Roald is the lead clinical engineer in Kingstown Hospital, the only hospital serving the Caribbean nation of St. Vincent and the Grenadines. He and the maintenance staff repair medical equipment in a tiny back room of the hospital, made even smaller by the heaps of broken and incompatible devices stacked in corners, under desks, and along hallways. They work tirelessly to revive essential equipment that's already years past its expiration date, but they're still always behind. Why is the room so packed with equipment? Because nothing gets thrown away in the developing world - even when it's equipment that isn't compatible with the country's infrastructure.

What it does

Enter MedMatch Help - an easy-to-access service that allows healthcare professionals in the developing world to send requests for shipments of medical equipment via text. These requests are catalogued and matched with inventory from first-world hospitals. This streamlines the process to request equipment, makes it easier to access in remote areas without internet access, and gives resource-limited hospitals a bigger voice to communicate their needs.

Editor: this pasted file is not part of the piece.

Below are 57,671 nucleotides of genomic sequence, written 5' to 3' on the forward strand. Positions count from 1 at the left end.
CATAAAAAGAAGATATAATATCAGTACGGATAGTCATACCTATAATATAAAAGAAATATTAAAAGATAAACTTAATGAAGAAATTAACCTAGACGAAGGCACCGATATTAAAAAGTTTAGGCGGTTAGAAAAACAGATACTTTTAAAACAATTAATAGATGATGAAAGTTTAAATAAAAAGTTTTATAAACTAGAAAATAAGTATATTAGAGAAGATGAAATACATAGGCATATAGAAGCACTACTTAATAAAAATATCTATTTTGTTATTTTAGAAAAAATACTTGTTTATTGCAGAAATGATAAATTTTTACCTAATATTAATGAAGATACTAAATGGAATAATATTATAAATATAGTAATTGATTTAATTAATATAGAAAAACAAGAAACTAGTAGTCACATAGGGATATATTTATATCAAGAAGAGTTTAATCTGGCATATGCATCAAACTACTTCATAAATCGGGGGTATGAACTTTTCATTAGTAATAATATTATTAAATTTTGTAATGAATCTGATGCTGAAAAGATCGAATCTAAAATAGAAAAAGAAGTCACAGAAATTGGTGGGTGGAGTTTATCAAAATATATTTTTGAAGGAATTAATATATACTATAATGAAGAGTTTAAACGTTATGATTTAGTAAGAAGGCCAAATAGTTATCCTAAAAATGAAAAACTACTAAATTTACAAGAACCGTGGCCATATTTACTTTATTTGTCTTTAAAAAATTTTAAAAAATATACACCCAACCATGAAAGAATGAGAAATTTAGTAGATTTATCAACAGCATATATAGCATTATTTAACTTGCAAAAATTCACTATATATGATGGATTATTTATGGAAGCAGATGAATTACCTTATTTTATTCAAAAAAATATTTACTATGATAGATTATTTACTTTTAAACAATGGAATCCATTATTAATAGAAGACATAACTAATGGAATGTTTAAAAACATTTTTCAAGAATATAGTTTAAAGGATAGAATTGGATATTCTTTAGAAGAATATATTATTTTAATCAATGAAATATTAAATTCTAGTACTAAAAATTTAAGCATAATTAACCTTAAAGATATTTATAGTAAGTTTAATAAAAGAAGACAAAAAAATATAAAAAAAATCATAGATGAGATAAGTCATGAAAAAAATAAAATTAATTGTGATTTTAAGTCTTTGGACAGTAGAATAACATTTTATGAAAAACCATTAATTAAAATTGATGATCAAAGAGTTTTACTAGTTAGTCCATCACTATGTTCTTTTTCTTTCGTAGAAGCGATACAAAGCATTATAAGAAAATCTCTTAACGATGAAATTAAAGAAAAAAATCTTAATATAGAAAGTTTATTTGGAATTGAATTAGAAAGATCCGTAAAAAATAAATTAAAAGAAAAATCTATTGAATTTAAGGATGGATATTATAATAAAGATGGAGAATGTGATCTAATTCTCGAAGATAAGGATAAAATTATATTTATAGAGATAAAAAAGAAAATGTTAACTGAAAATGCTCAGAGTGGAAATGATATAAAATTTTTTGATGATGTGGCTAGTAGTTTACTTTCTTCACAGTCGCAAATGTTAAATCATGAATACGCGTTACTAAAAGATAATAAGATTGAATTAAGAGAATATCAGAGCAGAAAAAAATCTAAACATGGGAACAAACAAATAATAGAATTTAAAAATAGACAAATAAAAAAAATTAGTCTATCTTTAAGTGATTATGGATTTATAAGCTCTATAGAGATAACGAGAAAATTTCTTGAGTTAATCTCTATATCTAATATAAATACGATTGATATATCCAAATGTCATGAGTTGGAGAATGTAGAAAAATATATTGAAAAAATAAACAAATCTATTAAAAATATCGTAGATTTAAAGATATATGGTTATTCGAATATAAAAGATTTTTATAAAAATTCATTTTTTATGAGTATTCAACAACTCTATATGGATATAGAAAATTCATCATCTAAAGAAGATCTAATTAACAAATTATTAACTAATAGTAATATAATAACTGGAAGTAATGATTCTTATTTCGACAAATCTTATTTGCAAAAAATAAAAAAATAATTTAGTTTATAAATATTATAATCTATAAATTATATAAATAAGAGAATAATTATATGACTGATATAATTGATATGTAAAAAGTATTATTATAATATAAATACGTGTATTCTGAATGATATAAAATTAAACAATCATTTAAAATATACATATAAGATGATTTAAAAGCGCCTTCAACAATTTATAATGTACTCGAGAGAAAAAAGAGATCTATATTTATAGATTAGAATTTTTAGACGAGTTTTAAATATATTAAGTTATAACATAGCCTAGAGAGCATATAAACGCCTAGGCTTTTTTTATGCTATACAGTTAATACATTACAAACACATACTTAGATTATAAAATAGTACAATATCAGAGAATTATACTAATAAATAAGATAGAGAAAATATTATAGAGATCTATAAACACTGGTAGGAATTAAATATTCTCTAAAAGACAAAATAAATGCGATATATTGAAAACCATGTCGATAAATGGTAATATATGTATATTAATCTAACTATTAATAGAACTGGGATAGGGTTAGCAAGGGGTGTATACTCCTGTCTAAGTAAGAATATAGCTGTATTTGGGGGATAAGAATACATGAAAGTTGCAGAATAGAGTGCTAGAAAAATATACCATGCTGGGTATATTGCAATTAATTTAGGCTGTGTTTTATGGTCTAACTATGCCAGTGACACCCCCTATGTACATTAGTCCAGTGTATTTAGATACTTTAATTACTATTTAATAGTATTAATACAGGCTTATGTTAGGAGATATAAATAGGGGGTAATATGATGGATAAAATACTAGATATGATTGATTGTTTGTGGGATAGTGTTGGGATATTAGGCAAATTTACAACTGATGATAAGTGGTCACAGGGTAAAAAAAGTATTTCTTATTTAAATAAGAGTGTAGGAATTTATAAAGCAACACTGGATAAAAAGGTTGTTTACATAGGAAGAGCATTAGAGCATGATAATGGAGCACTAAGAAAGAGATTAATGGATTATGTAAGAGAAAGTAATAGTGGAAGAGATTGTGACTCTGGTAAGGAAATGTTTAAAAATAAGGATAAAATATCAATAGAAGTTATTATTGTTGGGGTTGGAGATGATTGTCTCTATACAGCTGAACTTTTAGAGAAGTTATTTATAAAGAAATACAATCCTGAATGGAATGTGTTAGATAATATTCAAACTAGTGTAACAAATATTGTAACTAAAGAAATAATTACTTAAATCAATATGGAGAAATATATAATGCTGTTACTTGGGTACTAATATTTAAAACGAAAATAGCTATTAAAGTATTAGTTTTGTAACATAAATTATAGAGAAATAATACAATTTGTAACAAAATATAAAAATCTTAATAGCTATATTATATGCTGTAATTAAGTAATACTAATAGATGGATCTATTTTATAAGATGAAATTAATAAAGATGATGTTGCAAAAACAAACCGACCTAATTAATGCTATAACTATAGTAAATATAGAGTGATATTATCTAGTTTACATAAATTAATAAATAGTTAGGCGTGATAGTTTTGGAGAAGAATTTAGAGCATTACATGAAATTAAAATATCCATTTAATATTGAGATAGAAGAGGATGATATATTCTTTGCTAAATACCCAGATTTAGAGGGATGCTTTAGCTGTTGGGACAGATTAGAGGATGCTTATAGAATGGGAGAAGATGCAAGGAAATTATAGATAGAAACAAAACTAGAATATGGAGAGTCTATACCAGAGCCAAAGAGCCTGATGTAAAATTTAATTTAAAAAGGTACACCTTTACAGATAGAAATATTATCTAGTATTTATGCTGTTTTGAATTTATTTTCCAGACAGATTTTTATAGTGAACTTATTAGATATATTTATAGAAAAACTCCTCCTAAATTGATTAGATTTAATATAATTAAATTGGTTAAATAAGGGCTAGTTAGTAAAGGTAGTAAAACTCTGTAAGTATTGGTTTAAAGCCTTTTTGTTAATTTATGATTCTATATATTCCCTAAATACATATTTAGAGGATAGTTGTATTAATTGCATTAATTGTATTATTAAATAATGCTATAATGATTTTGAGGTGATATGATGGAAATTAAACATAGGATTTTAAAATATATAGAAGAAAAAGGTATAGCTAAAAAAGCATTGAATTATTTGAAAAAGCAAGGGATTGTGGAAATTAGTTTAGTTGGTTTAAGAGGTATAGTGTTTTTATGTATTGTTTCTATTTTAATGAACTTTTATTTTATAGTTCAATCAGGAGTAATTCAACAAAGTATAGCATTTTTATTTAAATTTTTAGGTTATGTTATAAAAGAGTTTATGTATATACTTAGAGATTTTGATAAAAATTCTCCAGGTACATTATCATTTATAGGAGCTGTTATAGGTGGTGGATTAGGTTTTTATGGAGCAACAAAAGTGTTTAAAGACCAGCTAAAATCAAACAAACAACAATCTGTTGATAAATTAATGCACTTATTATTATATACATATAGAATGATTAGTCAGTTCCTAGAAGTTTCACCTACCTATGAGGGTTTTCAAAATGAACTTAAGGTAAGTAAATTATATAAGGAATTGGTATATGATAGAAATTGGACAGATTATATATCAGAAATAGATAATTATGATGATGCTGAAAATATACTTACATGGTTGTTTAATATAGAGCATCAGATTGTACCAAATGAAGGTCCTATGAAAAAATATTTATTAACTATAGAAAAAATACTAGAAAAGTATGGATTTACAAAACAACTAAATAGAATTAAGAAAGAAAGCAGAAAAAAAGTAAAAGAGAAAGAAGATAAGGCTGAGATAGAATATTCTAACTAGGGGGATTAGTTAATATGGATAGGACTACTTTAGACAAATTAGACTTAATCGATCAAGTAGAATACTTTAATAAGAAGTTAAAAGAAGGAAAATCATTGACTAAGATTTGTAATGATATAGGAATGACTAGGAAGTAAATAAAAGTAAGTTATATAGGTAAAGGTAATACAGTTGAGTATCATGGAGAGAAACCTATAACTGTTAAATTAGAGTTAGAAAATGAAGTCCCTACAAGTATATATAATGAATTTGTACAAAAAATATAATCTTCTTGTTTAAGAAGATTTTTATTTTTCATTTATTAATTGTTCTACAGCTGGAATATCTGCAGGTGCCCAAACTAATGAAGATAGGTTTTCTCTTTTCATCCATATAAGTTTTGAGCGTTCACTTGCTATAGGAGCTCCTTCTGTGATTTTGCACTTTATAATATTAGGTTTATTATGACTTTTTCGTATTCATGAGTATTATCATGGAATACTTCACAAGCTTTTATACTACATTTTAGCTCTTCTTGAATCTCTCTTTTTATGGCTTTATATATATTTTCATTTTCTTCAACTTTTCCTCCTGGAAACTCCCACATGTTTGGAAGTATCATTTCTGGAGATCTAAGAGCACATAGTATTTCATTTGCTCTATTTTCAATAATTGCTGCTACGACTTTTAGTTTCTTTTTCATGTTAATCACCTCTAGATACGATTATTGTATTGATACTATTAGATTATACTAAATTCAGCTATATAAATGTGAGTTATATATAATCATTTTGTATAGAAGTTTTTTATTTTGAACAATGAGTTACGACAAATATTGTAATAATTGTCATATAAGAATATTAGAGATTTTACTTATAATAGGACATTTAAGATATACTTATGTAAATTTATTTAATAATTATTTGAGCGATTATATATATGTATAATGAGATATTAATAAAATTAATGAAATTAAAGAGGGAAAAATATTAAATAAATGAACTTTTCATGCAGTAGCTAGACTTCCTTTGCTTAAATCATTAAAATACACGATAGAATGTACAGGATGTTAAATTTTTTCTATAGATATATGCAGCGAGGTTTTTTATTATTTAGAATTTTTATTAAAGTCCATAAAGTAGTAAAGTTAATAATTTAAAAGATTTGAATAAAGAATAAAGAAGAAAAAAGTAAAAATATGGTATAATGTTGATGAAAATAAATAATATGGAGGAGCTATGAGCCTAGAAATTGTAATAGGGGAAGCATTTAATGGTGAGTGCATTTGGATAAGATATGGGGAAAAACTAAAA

MedMatch Help improves the med-tech donation process on the donating party's end as well. The service allows medical professionals to communicate their desire to donate a piece of equipment by simply snapping a photo of the device and texting it to MedMatch Help. MedMatch Help identifies the piece of equipment, finds the manufacturer, model number, and other key information. MedMatch Help uses this information along with that gathered from developing countries to rank pieces of equipment and match supply to demand. When a match is made, MedMatch Help coordinates the equipment to a hospital that has requested that particular device.

How I developed the idea

We first imagined a web-based service to coordinate matching of equipment between donors and recipients, but soon realized that many locations requiring donations do not have reliable internet access. Mobile phones are ubiquitous and text is easier to use than lengthy web forms anyway. Using text simplifies the process and broadens the pool of participants from both a donor and recipient standpoint.

Challenges I ran into

Our group does not have the skills needed to set up this mobile-phone-based service, so our hack is limited to needs-finding and creation of a plan that can be implemented later on.

Accomplishments that I'm proud of

Our group made a lot of progress toward understanding the problem we were addressing. This is a problem area that we have been focused on for months, but we made our big realizations and breakthroughs in understanding the true issues at MedHacks 1.0

What I learned

Understanding the problem is key to devising an effective solution. Although it may take a long time, thorough preliminary research will save time and decrease stress in the long run.

What's next for MedMatch Help

We will create our service for communicating with donors and recipients and start working with current med tech donation organizations to spread word about our idea, get feedback, and make improvements.

Share this project: